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A further illustration of this point might be seen in consideration of major symbols. One of the single most recognized and historically prominent symbols in all of Western civilization would be the cross, the central and major symbol of the Christian religion. How does it work, and why did it come to be? How can anything so expansive, incredibly diverse, and historically complex as a major world religion possibly be summed up, contained and perfectly represented in one symbol? How can a single symbol contain multiple layers of meaning, so that it tells us more than one thing about the object represented? And how can that summation and representation be accomplished with such amazing and elegant simplicity?

 

On the first and most obvious level, the cross is a pictorial depiction of the actual instrument of capital punishment which was used to execute the historical Jesus of Nazareth. On a secondary level, to many ancient peoples the horizontal line was a representation of the world itself, of temporality, and history; I,e,. literally the “horizon” of our known, human world. At the same time, the vertical line flows not ‘across’ time and the world, but ‘down’ into it. The vertical line is an entry into the world of a higher dimension; it represents eternity, transcendence and the divine. In the cross, these two planes – the horizontal and the vertical – connect and intersect; in so doing, they form a new identity. For over two thousand years, Jesus Christ has been described exactly in this manner by the church; as the meeting place of the human and the divine. On a third level, the shape of the cross is a pictogram of a cube unfolded; imagine each ‘arm’ of the cross as the flap of an unfolded box. If you wrap those arms back up, in toward the center, you get an enclosed cube, and the cube is the universal symbol of matter. Unfold those same flaps – or ‘explode’ them open – and you get the release of that which is enclosed by matter – this being spirit. This was the ancient’s way of saying that Jesus, through his entry into the world (matter) and his sacrifice on the cross, overcame the material realm so that the spirit trapped inside could take flight.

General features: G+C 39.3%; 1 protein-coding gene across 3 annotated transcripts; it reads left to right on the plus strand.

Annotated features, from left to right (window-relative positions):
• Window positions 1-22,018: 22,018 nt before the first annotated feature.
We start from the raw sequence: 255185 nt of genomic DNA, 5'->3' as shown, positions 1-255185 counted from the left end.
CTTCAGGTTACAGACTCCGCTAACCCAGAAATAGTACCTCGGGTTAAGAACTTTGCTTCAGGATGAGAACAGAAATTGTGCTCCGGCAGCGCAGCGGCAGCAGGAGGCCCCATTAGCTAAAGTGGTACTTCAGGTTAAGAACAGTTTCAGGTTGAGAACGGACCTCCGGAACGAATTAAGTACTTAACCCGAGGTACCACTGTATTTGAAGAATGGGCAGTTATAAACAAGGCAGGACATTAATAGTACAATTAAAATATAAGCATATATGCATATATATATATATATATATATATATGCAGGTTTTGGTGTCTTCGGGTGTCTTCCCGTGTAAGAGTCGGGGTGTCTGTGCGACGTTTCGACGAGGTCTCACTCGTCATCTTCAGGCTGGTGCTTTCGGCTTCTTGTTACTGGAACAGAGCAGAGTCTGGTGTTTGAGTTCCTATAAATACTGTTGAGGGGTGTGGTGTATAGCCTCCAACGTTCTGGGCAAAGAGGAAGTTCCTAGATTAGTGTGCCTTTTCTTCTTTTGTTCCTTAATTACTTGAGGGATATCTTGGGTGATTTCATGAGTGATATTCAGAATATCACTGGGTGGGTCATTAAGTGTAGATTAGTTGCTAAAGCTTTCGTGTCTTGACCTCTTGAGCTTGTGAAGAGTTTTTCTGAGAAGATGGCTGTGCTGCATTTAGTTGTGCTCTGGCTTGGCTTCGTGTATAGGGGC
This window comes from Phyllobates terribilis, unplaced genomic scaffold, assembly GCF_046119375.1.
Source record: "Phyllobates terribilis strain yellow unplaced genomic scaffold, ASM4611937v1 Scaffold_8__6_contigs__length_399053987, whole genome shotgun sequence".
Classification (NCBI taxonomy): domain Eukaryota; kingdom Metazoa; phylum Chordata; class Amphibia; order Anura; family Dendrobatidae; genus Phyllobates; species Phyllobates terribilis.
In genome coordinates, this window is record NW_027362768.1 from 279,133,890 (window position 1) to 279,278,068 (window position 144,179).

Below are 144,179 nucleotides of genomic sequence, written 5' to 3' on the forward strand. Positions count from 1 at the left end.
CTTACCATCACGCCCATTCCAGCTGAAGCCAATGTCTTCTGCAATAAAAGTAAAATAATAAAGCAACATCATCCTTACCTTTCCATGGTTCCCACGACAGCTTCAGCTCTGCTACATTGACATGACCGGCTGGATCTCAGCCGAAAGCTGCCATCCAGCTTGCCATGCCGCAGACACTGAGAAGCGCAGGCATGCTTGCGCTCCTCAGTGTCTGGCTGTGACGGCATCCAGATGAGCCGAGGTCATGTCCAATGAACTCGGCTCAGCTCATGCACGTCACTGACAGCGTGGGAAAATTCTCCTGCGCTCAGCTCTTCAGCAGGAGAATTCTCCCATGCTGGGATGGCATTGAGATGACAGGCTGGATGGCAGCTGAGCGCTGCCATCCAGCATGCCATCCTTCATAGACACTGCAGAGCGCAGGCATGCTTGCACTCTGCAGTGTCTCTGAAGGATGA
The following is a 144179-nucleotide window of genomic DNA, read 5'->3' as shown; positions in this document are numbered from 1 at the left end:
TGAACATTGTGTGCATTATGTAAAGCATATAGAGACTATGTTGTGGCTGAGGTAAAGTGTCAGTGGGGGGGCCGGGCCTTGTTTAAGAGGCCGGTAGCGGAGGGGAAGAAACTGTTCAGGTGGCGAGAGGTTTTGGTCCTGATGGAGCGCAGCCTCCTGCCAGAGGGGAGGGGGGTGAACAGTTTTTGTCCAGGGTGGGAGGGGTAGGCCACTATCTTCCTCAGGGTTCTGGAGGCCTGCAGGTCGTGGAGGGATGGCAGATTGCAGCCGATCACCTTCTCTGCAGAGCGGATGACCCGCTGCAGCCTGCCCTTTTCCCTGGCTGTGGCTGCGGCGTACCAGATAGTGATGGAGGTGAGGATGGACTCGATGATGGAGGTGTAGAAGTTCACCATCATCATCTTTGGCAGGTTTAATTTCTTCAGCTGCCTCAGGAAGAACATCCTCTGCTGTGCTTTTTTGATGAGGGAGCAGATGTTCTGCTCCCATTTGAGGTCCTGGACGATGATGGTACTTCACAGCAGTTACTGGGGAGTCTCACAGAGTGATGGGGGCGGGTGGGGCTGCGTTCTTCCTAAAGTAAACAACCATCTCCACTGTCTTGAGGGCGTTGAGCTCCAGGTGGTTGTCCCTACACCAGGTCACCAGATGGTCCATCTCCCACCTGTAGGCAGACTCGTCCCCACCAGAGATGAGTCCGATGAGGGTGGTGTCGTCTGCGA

Thus we find three levels of meaning (and there are more) captured and summed up in the symbol or graphic representation of the cross. But more; we see that as a symbol, the cross does not merely point toward this religious founder as a mere sign would do. We see instead that in the very nature of the cross is contained the same qualities and meanings which we encounter in the person and the meaning of Jesus himself.

 

From this we can conclude that symbols are very powerful things. Be they religious objects, national objects (such as a flag) or a hand gesture (the ‘peace’ sign or ‘victory’ sign), symbols possess the almost miraculous capacity to arouse our most deep seated concerns and beliefs; behind a “mere” symbol, people will march off into war, or be moved to create harmony and peace. Sometimes, as we see in the word and representations for “Green”, the simple word itself can sum up and stand in for an entire political and social movement – in this case the environmental movement. And from this, we also see how important it is that you have the right symbols working for you.

 

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By: Ted DeCagna

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Ted DeCagna Graphic Design… clients have been coming to us for over 28 years for…Graphic Design… Logo Design & Business Stationery… Company Brochures… Photography… Package Design… Website Design & Development… Print Advertising and more. Winner of more than 25 professional design awards. You can connect with Ted on Google+.

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